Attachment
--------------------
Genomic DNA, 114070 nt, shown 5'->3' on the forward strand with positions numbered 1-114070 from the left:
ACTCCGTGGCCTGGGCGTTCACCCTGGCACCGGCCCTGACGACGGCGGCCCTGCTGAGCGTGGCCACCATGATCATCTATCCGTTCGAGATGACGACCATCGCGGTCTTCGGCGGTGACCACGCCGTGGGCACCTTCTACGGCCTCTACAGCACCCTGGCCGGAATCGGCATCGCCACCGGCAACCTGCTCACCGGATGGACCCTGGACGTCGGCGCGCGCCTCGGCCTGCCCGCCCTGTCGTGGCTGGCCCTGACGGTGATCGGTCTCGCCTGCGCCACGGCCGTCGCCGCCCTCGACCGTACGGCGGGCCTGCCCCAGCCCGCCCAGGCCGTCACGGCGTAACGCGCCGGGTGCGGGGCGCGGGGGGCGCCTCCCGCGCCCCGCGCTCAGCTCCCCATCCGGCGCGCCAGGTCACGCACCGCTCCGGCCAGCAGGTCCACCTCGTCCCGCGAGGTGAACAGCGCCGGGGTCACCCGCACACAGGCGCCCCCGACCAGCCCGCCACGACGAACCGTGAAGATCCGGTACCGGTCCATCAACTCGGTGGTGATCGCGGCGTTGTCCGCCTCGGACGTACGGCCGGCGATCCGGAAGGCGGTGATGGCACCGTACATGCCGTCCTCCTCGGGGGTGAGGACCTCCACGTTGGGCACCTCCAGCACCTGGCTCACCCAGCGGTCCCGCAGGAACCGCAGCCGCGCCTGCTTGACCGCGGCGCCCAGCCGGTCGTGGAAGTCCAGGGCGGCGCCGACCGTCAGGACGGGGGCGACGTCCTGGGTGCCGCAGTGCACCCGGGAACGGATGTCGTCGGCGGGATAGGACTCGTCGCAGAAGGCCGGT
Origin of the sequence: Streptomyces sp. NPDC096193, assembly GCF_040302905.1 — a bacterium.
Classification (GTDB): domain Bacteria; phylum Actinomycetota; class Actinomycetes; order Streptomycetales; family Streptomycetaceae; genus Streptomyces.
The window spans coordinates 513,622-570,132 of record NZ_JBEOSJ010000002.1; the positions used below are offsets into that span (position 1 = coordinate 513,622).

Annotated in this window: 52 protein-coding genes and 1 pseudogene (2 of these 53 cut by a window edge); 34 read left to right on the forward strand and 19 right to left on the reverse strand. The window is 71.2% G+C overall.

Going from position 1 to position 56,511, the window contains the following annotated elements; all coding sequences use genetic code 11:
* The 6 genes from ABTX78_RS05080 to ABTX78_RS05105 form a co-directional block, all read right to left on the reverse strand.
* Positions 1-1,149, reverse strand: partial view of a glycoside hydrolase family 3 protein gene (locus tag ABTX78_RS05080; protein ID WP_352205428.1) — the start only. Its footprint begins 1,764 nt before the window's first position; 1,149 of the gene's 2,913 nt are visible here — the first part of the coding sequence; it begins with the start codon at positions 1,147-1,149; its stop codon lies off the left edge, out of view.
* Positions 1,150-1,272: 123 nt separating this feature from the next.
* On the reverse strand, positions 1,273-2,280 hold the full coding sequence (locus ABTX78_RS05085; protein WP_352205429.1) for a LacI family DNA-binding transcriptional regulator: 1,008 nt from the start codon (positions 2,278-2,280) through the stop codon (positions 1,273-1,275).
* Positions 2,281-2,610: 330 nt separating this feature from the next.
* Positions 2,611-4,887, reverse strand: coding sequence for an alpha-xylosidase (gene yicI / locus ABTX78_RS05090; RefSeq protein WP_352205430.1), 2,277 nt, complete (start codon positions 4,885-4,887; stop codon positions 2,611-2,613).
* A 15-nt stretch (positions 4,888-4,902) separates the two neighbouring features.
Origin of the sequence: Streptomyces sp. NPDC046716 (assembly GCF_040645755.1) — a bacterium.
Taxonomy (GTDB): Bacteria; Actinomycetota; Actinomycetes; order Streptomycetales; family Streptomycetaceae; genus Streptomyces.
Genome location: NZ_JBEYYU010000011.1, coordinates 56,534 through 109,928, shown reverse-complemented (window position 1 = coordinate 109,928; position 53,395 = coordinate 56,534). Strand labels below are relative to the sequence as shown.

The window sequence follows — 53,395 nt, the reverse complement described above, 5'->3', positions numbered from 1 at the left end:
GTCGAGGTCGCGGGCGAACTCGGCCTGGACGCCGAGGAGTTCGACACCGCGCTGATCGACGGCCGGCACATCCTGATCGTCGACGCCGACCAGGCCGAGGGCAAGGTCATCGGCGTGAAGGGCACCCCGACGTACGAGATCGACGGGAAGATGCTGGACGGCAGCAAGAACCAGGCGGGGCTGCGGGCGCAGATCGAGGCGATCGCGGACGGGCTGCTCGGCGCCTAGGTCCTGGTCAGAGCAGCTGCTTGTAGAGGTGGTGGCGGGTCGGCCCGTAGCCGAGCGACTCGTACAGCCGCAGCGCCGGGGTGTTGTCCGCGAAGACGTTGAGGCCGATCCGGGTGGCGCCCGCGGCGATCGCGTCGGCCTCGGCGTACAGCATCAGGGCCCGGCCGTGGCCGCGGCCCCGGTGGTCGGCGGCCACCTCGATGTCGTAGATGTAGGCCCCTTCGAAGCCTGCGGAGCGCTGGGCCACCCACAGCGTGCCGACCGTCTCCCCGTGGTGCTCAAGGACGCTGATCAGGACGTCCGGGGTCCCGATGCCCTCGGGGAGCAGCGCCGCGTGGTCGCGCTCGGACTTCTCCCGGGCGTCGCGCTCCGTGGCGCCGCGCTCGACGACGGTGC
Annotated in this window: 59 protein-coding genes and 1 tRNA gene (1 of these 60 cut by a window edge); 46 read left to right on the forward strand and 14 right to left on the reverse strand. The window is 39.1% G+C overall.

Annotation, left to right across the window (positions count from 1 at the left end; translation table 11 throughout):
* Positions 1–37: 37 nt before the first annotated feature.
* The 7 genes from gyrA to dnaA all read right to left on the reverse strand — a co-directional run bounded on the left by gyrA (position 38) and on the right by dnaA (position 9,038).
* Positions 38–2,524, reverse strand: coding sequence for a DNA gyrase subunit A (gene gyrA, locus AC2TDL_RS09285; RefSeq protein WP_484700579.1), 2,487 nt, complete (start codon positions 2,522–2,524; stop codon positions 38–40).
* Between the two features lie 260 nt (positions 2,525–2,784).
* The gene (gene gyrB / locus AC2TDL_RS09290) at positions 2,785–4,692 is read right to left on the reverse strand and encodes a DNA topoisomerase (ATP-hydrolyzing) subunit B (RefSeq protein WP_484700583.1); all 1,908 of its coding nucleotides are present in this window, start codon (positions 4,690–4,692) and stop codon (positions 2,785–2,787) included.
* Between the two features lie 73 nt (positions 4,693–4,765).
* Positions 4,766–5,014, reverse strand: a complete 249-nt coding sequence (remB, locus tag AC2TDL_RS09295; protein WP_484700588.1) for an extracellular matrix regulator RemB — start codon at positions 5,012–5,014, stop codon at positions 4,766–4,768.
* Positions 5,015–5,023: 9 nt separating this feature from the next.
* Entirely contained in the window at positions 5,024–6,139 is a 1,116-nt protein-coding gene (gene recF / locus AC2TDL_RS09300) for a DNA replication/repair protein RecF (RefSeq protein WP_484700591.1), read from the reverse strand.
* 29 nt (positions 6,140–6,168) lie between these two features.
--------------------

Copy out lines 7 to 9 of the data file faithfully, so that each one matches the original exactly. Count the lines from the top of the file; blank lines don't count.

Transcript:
Going from position 1 to position 56,511, the window contains the following annotated elements; all coding sequences use genetic code 11:
* The 6 genes from ABTX78_RS05080 to ABTX78_RS05105 form a co-directional block, all read right to left on the reverse strand.
* Positions 1-1,149, reverse strand: partial view of a glycoside hydrolase family 3 protein gene (locus tag ABTX78_RS05080; protein ID WP_352205428.1) — the start only. Its footprint begins 1,764 nt before the window's first position; 1,149 of the gene's 2,913 nt are visible here — the first part of the coding sequence; it begins with the start codon at positions 1,147-1,149; its stop codon lies off the left edge, out of view.